Reading the Irene Adler-related question in this Q&A with the Sherlock crew, from last year, riled up all the old rage I have about Stephen Moffat. Not even so much that I find massive misogyny is a lot of his writing, but that he refuses to entertain the possibility when called on it. He has that ‘I can’t possibly have exhibited sexism, I’m a Guardian-reading-liberal-type person’ attitude. The quote in this piece shows that he apparently believes chivalry and sexism are mutually exclusive attitudes.
Further reading online only angered me further, as others perfectly articulated what I find so aggravating about this element of Moffat’s writing.
But on a more positive note, it did lead to the infinitely more pleasurable experience of reading this post, in which the talented author de-and-reconstructs the shambolic Season 5 of Who into a thing of arcs and themes, set-ups and pay-offs, decent storytelling in both the plot- and character-departments.
Incidentally, the chivalry/sexism thing reminds me of something I was thinking about Captain America before - one of the reasons he’s a stand-out character for me in the Avengers. I would always previously have dismissed Cap as a smug character embodying the worst version of American ego and self-satisfaction. I don’t know if I did the comic character a disservice or if he’s had a good re-imagining for the film(s), but now he’s wonderful.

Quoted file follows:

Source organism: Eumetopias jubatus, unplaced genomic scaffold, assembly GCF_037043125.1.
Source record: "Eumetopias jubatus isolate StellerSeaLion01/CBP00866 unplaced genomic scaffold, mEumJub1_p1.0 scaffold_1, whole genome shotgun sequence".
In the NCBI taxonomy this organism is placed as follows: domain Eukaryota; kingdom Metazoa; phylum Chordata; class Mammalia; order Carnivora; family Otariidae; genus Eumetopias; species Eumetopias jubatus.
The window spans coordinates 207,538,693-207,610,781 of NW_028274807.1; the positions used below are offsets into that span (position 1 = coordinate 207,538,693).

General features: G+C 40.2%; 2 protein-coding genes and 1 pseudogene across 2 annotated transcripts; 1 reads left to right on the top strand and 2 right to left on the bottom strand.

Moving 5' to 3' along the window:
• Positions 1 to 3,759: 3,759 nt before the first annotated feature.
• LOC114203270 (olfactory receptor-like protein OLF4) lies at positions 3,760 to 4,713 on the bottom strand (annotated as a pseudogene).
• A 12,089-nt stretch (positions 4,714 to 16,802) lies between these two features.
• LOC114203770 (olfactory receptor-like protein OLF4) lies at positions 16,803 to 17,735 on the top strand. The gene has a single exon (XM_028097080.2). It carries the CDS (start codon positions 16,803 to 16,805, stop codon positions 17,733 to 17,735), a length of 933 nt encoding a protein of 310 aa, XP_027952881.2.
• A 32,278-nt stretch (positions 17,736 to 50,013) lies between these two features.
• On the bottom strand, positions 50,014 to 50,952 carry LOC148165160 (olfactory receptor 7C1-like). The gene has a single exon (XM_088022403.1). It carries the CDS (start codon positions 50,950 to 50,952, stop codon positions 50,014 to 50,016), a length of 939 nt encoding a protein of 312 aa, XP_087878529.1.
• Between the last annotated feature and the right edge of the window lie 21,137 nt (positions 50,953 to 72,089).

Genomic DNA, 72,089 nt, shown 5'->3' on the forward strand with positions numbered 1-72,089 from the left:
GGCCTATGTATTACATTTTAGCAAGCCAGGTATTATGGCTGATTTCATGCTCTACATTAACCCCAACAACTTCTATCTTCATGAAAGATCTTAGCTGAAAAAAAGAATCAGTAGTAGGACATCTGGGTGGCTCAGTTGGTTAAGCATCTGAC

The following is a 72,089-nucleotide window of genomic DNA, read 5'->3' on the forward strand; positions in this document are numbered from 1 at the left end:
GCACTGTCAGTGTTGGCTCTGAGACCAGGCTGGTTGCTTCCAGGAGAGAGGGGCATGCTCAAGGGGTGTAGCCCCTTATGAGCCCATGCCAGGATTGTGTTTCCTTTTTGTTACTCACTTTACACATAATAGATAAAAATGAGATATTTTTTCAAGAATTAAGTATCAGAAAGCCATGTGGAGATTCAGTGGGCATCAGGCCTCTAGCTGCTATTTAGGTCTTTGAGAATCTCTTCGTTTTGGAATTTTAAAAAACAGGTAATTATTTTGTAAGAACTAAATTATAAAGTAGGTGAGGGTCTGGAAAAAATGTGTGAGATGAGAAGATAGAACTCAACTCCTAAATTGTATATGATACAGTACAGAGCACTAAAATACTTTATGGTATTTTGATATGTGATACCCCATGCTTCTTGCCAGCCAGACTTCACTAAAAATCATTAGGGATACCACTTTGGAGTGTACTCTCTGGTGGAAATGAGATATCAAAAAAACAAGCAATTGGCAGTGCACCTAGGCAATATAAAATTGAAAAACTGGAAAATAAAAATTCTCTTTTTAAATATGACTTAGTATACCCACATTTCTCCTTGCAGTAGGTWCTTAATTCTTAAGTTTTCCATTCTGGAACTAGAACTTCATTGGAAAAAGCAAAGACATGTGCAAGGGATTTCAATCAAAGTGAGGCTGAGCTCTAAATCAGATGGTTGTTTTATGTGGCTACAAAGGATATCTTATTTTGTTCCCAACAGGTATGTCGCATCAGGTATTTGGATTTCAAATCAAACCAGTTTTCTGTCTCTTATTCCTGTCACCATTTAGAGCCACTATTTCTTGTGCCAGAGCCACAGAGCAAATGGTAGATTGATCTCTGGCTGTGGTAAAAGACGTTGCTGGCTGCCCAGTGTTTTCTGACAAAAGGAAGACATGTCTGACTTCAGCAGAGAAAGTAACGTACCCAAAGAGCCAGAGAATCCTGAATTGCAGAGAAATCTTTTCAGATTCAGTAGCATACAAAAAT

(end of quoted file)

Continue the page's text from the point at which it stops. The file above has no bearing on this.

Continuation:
He’s a man of strong beliefs and convictions, but he’s not afraid to question and reassess all the time. He’s got some great character beats with the Black Widow - they fight side-by-side; when BW plans to plunge (or ascend) into further danger he doesn’t question her putting herself in the line of fire, because she’s a super-competent warrior. But there’s a moment when there’s some kind of big explosion and he turns and protects himself and BW with his shield. His fundamental instinct is still to be chivalrous.There’s still a baseline of certain beliefs and attitudes in him, but he’s unafraid to adjust them as well. He’s open-minded.
The point is not that he represents any kind of ideal in how men should deal with women. The point is that for this character, learning an appropriate attitude is a process. He’s man enough to look at his attitudes and question them all the time. That’s why he’s a great character. And I guess that’s why he’s a poster-boy for the best version of America .